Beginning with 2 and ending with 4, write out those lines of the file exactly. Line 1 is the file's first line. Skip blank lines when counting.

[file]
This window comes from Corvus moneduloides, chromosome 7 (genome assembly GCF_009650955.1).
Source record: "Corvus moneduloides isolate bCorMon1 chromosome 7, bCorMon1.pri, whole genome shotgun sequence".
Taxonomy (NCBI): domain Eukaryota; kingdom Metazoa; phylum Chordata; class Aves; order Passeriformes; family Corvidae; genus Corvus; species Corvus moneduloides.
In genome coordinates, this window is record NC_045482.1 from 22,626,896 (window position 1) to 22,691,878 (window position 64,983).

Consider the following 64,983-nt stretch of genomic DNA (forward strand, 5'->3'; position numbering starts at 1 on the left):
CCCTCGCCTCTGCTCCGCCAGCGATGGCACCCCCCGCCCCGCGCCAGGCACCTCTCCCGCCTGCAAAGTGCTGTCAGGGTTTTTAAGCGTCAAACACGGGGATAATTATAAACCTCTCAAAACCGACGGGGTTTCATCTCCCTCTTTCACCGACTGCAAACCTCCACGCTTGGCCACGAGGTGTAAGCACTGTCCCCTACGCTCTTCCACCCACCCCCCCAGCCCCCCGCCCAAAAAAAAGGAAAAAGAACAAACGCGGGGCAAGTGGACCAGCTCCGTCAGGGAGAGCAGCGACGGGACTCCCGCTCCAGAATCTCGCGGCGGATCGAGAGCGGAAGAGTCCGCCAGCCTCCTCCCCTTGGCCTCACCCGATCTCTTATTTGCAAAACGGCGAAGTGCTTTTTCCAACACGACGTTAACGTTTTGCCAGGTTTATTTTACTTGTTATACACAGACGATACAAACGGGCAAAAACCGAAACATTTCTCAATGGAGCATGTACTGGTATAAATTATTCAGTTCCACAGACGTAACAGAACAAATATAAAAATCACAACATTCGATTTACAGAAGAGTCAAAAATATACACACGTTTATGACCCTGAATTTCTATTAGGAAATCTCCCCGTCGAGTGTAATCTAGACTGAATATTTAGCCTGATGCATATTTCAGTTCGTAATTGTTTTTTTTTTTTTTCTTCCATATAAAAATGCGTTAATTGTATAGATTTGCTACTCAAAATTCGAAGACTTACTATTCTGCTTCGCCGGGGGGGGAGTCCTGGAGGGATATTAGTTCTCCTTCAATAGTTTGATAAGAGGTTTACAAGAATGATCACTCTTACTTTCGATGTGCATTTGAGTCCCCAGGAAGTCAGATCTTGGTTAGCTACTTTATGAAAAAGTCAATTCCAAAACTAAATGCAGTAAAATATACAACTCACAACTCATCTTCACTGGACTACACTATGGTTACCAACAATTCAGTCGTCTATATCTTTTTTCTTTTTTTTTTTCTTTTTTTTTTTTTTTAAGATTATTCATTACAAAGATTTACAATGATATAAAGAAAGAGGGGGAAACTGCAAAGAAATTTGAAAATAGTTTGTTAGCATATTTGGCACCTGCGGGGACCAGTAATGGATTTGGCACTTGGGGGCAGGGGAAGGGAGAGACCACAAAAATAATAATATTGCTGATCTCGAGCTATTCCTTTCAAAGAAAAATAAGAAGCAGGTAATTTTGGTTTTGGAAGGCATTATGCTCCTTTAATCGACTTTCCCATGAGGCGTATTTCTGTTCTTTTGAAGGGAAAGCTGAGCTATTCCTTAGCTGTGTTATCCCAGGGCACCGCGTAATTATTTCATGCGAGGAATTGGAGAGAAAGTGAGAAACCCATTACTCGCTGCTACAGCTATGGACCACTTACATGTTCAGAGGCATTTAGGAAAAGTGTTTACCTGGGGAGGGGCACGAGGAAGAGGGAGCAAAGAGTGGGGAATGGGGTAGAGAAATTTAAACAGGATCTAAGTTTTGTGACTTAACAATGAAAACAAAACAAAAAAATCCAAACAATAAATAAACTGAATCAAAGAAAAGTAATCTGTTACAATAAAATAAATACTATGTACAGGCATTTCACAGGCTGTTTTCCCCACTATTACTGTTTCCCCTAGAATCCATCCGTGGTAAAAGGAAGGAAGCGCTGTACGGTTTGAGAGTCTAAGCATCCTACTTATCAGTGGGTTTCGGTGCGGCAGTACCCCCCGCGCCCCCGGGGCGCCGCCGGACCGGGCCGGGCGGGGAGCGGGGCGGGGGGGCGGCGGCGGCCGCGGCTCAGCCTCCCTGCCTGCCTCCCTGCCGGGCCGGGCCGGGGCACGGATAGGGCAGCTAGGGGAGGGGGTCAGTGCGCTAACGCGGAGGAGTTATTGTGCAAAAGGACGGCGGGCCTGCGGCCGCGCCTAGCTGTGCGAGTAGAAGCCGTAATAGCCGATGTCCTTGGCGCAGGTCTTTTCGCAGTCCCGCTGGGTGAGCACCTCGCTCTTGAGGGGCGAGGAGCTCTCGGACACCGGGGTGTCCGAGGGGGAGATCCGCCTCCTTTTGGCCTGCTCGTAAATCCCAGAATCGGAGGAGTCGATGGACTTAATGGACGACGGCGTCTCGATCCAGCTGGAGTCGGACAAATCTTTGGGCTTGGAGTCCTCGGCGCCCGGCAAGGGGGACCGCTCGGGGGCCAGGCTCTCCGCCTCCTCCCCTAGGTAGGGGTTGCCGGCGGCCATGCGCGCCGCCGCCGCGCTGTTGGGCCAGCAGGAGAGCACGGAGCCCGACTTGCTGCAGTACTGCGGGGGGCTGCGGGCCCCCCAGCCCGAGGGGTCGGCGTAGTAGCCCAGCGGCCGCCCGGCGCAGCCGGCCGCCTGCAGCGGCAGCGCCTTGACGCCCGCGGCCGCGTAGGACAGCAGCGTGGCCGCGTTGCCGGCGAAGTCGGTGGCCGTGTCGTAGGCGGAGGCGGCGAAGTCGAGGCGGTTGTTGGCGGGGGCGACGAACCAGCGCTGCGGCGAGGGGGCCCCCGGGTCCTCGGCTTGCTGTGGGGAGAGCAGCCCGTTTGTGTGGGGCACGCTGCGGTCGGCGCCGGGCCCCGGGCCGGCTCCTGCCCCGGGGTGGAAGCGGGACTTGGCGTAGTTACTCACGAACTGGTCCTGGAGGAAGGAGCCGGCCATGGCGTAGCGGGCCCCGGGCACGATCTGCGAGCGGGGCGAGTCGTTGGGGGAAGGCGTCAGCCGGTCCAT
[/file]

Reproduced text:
Source record: "Corvus moneduloides isolate bCorMon1 chromosome 7, bCorMon1.pri, whole genome shotgun sequence".
Taxonomy (NCBI): domain Eukaryota; kingdom Metazoa; phylum Chordata; class Aves; order Passeriformes; family Corvidae; genus Corvus; species Corvus moneduloides.
In genome coordinates, this window is record NC_045482.1 from 22,626,896 (window position 1) to 22,691,878 (window position 64,983).